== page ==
Can the Egyptian army keep the peace?

With the country teetering on the edge of chaos, the military refuses to revolt. A look at some of the reasons why

Published February 1, 2013 12:36PM (EST)

Egyptian protesters clash with security forces near Tahrir square, in Cairo, Egypt.          (AP/Khalil Hamra)
Egyptian protesters clash with security forces near Tahrir square, in Cairo, Egypt. (AP/Khalil Hamra)

This article originally appeared on GlobalPost.

Global Post CAIRO, Egypt — A warning from Egypt’s defense minister this week that the Egyptian state was near collapse raised a lot of eyebrows.

Were the country’s secretive generals readying for another coup?

With their economic and political interests now safeguarded under the Muslim Brotherhood-dominated government, however, the army may prefer to steer the current political crisis from the sidelines, analysts say, rather than upend its status quo.

“Our role is to protect the property of the state and maintain security,” a high-ranking military official, who spoke on the condition of anonymity, told GlobalPost. He dismissed claims the army aims to seize power. “We’re doing what the government recommends.”

More than 50 people have been killed and hundreds more injured in a week of violent protests against the government of President Mohamed Morsi. Law and order have broken down in the Suez Canal town of Port Said, and armed gangs have looted an international hotel chain in the heart of Cairo.

Morsi has already called on the army to mobilize in Port Said and other canal-side cities to help curb the violence, which kicked off on the second anniversary of the uprising in 2011. And the stakes are high.

"The continuing conflict between political forces and their differences concerning the management of the country could lead to a collapse of the state and threaten future generations," the Morsi-appointed defense minister, General Abdel Fattah Al Sisi, said Tuesday.

A former brigadier general and military analyst, Mohamed Kadry Said, said if Morsi doesn’t resolve the situation by engaging in serious dialogue with the political opposition, “the army may intervene in the same way it did after the revolution.”

“I think the army feels that [the Brotherhood] is provoking people and other political forces,” he said. “And this must stop.”

Some citizens indeed see the army as a secular bulwark that would save Egypt from Islamist rule.

“The Egyptian street requires someone to call for stability in this time of chaos,” said Ayman Farouq, a military and security reporter for Egypt’s state-run newspaper, Al Ahram.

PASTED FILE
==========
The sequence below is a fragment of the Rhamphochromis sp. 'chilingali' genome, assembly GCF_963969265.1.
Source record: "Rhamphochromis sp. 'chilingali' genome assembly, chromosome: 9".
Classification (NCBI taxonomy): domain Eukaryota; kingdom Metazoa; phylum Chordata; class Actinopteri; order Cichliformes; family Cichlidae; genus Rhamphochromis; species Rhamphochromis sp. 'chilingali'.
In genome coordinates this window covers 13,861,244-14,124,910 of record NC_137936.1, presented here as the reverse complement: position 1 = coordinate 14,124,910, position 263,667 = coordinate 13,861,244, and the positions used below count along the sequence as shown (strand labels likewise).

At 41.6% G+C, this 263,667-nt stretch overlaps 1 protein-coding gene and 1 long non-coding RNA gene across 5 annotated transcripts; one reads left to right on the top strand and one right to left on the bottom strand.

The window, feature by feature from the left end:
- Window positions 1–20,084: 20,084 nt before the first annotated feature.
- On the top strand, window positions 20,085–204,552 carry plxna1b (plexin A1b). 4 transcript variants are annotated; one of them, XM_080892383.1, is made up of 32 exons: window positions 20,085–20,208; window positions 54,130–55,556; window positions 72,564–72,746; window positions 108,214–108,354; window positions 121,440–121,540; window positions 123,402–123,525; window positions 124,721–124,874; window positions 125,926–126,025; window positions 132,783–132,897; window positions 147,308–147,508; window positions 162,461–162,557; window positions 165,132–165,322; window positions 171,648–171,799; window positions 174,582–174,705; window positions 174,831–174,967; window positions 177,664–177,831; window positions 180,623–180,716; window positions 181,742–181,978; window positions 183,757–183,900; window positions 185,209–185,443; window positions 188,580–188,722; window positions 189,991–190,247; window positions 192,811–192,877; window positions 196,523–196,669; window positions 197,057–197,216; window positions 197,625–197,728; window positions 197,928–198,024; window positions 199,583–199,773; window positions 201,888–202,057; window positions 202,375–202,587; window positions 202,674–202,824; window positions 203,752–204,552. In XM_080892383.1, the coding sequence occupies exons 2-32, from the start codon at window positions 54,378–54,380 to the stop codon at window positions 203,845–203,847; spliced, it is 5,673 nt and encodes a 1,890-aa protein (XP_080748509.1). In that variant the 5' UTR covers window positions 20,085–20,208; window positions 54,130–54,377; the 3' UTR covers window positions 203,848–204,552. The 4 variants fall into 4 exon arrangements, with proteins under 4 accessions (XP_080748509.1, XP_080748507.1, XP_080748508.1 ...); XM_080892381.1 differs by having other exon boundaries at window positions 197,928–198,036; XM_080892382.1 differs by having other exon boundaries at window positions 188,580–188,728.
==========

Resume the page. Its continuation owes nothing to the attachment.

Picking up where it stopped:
But pro-democracy protesters, despite their opposition to Morsi — who they claim has failed to embark on serious reform and rammed through a controversial constitution in December — decry calls for a military takeover.

Previous military rule “placed the army under unprecedented scrutiny, domestically and internationally,” says Yezid Sayigh, senior associate at the Carnegie Middle East Center in Beirut, a think tank.

The army led a botched transition to democracy in the wake of the 2011 uprising, later engineering a so-called “safe exit” for the generals that presided over the bloody suppression of protests and the trial of more than 12,000 civilians in military courts.

“We would see a much more vicious military regime” if the army takes over, said Noor Ayman, a prominent activist and son of politician Ayman Nour.

Morsi forced the previous defense minister into early retirement in August, usurping the military’s broad political powers for himself in a move that was hailed as a victory against army rule.

But the army still commands a number of administrative posts — including governorships — and vast economic interests that keep its political reach far and wide inside Egypt. Analysts say the army’s lucrative economic empire ranges from tourist resorts, to processed food, to the manufacture of weapons and household appliances.

The Brotherhood-drafted constitution enshrines the military’s control over these prerogatives by shedding calls for parliamentary control of the defense budget and granting military tribunals the right to continue trying civilians who attack army installations.

It’s little wonder, then, that Gen. Sisi’s statement, which some political observers interpreted as a veiled threat to the Brotherhood government to get its act together, caught many of the Islamist movement’s members off guard.

“This statement is a political statement and it is very surprising,” said Karim Radwan, a leading Brotherhood member in Cairo, of the army communiqué. “I would have preferred that the army not make political statements — for the good of the country,” he said.

The moves illustrate the well-equipped army still views itself as an independent and stable guardian of the nation and that continues to wield considerable political clout, analysts say.

When the army moved to oust former President Hosni Mubarak, it was to “abort deeper revolutionary change and protect itself,” Sayigh said.

But the Brotherhood’s political overtures to the armed forces may still keep a coup at bay.

“The military never withdrew from politics and continues to play a powerful role,” said Hani Sabra, an analyst at the New York-based political risk research firm, Eurasia Group. “The military leadership is therefore comfortable with the status quo.”

By Erin Cunningham

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Beirut Egypt Globalpost Mohammed Morsi Port Said Suez Canal The Middle East